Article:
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A day in the Life of an Author


C.L. Monaghan




Here’s a question I get asked a lot- ‘What do you do all day?’ and no, that’s not just my husband asking. The thing is, for me at least, there is no steadfast pattern or particular formula to my day. I home-educate two rambunctious young teenage boys which means most of my weekday mornings are spent hurling repetitive commands like ‘get out of bed now’, ‘breakfast before tv’, ‘yes, you do have to learn maths’, etc. Then there’s the two dogs, two cats, and two guinea pigs to see to (just call me Doolittle! before I can even think about escaping to my little study and opening my laptop to discover what delights await in my inbox. By this point it is often late morning and I’ve not even had a coffee. So, I’ll ramble downstairs again, carefully avoiding questions about fractions or dinosaurs, grab a drink and head on back up to my sanctuary. If my hubby hasn’t been on a night-shift, I like to begin my official ‘authoring’ by banging out some soppy tunes from my ‘daily inspiration’ playlist whilst focusing on my vision board and congratulating myself on the items I have thus far managed to achieve.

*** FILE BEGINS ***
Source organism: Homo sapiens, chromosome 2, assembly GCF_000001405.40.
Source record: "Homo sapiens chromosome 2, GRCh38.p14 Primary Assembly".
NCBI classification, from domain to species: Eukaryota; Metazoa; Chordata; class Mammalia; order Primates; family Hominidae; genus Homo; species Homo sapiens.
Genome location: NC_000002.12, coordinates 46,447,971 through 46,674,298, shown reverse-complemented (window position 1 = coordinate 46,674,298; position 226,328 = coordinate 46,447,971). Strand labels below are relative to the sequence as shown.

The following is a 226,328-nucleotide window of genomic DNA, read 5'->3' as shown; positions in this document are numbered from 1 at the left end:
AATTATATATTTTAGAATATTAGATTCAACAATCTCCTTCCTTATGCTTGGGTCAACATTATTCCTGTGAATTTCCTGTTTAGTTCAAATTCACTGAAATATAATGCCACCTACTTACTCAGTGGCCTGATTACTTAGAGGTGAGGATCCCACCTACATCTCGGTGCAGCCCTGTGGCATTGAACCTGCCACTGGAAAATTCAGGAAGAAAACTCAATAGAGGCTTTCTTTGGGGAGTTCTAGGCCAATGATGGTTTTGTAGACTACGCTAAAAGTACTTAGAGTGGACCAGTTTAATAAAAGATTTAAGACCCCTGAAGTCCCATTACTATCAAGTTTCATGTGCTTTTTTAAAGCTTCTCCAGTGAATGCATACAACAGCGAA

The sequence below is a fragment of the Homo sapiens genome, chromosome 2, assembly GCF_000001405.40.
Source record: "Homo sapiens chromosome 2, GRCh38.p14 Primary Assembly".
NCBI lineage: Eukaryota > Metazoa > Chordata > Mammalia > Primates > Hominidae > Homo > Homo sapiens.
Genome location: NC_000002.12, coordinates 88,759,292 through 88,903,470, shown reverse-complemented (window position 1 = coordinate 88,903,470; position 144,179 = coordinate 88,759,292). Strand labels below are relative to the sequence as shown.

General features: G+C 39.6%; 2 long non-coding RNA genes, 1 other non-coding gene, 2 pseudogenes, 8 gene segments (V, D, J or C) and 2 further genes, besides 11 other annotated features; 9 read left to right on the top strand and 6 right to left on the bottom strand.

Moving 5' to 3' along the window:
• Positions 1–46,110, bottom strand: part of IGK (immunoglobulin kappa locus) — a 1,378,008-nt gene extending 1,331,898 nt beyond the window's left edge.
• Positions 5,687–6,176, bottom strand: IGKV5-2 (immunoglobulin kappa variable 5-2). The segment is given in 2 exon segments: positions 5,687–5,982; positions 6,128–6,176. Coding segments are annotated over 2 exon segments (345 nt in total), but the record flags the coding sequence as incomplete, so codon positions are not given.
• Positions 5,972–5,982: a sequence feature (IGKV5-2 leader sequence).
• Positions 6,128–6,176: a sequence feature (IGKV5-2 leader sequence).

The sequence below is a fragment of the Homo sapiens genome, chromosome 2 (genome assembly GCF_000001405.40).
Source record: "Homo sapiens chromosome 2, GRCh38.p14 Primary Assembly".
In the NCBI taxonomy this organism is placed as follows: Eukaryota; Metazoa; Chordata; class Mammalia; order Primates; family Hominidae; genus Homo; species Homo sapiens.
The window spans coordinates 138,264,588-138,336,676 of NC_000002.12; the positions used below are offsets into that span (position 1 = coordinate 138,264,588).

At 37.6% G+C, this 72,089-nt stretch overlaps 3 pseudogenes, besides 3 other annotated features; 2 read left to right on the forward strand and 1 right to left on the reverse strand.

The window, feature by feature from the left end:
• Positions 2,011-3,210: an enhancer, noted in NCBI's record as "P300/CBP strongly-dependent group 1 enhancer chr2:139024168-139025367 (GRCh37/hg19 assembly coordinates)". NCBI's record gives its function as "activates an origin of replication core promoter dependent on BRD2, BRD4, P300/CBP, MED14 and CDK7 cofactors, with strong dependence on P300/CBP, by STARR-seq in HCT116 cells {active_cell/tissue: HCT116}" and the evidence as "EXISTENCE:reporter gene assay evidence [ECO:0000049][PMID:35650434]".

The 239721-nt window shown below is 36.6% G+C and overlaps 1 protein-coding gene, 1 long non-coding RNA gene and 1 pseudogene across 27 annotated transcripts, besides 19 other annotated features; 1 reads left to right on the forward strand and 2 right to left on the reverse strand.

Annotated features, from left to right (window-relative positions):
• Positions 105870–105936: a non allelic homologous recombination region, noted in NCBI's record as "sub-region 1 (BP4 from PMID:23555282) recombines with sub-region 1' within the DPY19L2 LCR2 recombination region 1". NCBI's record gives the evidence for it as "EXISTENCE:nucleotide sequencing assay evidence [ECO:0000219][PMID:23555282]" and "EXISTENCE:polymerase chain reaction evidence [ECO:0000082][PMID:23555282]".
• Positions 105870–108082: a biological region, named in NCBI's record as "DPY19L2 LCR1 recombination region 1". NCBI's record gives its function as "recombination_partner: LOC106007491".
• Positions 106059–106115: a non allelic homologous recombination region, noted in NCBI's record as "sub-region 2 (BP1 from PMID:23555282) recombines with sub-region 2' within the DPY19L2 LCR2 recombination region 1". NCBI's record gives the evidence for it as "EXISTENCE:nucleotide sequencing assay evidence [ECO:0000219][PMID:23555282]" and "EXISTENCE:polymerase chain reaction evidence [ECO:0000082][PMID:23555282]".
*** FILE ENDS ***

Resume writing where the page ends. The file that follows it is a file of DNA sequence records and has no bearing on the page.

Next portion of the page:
The next thing I tend to look at is emails and social media. I reply to messages and generally faff about for the best part of an hour until I feel like my mind is ready to take on the serious bit of my job… and then I have a nap. 30 minutes later I spring from my reclining electric massage chair (oh yes, it is real) and I’m finally ready for action. Now, what happens next depends entirely on whether or not I’m in the researching, plotting, writing or editing stage of a story. I have to say that my favourite part of the entire process is research. I’m a history major and total geek when it comes to anything past. Sometimes I think I became a writer just so I had a legitimate excuse to spend hours and hours lost in the annals of history.

I’m currently researching the Knight’s Templar for my next project so much of my time is spent reading books, listening to podcasts, watching documentaries and trawling through historical archives online. I have coloured index cards on which I jot down ideas, references etc which end up in a very organised messy pile on my equally organised messy desk which is not a contradiction in any way because I know exactly where everything is.

My most productive time I would say is in the evening, when all creatures great and small have been fed, educated, and generally warned to vacate my personal workspace. I often stay up until the early hours of the morning until my brain forgets what it is meant to be doing and my eyes close of their own accord. Sorry, what was the question again?










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